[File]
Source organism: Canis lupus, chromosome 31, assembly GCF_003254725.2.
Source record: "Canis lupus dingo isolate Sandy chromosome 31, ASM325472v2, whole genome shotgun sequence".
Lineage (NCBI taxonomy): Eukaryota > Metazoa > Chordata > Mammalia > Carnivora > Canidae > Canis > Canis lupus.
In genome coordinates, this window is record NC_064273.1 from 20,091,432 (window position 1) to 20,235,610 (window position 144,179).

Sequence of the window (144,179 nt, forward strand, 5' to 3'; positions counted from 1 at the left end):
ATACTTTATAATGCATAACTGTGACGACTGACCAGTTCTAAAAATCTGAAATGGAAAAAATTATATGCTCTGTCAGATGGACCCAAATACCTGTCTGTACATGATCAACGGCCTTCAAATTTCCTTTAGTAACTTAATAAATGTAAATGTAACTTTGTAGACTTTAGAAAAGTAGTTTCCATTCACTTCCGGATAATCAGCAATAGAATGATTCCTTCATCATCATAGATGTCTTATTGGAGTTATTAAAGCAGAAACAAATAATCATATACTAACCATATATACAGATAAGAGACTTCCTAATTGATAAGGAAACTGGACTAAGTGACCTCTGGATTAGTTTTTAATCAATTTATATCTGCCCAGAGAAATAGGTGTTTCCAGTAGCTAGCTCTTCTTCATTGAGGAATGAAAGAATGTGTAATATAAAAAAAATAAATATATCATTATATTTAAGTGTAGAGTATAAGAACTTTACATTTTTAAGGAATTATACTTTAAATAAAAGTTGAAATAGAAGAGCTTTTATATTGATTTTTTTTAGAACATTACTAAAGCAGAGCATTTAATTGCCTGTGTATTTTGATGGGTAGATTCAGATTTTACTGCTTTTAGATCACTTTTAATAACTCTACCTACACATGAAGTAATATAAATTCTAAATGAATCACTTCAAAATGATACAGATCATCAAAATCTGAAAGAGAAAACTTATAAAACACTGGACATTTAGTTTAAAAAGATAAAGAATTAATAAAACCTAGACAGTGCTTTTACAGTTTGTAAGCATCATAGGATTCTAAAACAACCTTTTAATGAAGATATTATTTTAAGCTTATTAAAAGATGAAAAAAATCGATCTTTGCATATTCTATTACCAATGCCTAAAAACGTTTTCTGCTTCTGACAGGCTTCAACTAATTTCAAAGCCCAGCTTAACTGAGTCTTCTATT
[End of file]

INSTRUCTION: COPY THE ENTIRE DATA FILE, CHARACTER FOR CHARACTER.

Source organism: Canis lupus, chromosome 31, assembly GCF_003254725.2.
Source record: "Canis lupus dingo isolate Sandy chromosome 31, ASM325472v2, whole genome shotgun sequence".
Lineage (NCBI taxonomy): Eukaryota > Metazoa > Chordata > Mammalia > Carnivora > Canidae > Canis > Canis lupus.
In genome coordinates, this window is record NC_064273.1 from 20,091,432 (window position 1) to 20,235,610 (window position 144,179).

Sequence of the window (144,179 nt, forward strand, 5' to 3'; positions counted from 1 at the left end):
ATACTTTATAATGCATAACTGTGACGACTGACCAGTTCTAAAAATCTGAAATGGAAAAAATTATATGCTCTGTCAGATGGACCCAAATACCTGTCTGTACATGATCAACGGCCTTCAAATTTCCTTTAGTAACTTAATAAATGTAAATGTAACTTTGTAGACTTTAGAAAAGTAGTTTCCATTCACTTCCGGATAATCAGCAATAGAATGATTCCTTCATCATCATAGATGTCTTATTGGAGTTATTAAAGCAGAAACAAATAATCATATACTAACCATATATACAGATAAGAGACTTCCTAATTGATAAGGAAACTGGACTAAGTGACCTCTGGATTAGTTTTTAATCAATTTATATCTGCCCAGAGAAATAGGTGTTTCCAGTAGCTAGCTCTTCTTCATTGAGGAATGAAAGAATGTGTAATATAAAAAAAATAAATATATCATTATATTTAAGTGTAGAGTATAAGAACTTTACATTTTTAAGGAATTATACTTTAAATAAAAGTTGAAATAGAAGAGCTTTTATATTGATTTTTTTTAGAACATTACTAAAGCAGAGCATTTAATTGCCTGTGTATTTTGATGGGTAGATTCAGATTTTACTGCTTTTAGATCACTTTTAATAACTCTACCTACACATGAAGTAATATAAATTCTAAATGAATCACTTCAAAATGATACAGATCATCAAAATCTGAAAGAGAAAACTTATAAAACACTGGACATTTAGTTTAAAAAGATAAAGAATTAATAAAACCTAGACAGTGCTTTTACAGTTTGTAAGCATCATAGGATTCTAAAACAACCTTTTAATGAAGATATTATTTTAAGCTTATTAAAAGATGAAAAAAATCGATCTTTGCATATTCTATTACCAATGCCTAAAAACGTTTTCTGCTTCTGACAGGCTTCAACTAATTTCAAAGCCCAGCTTAACTGAGTCTTCTATT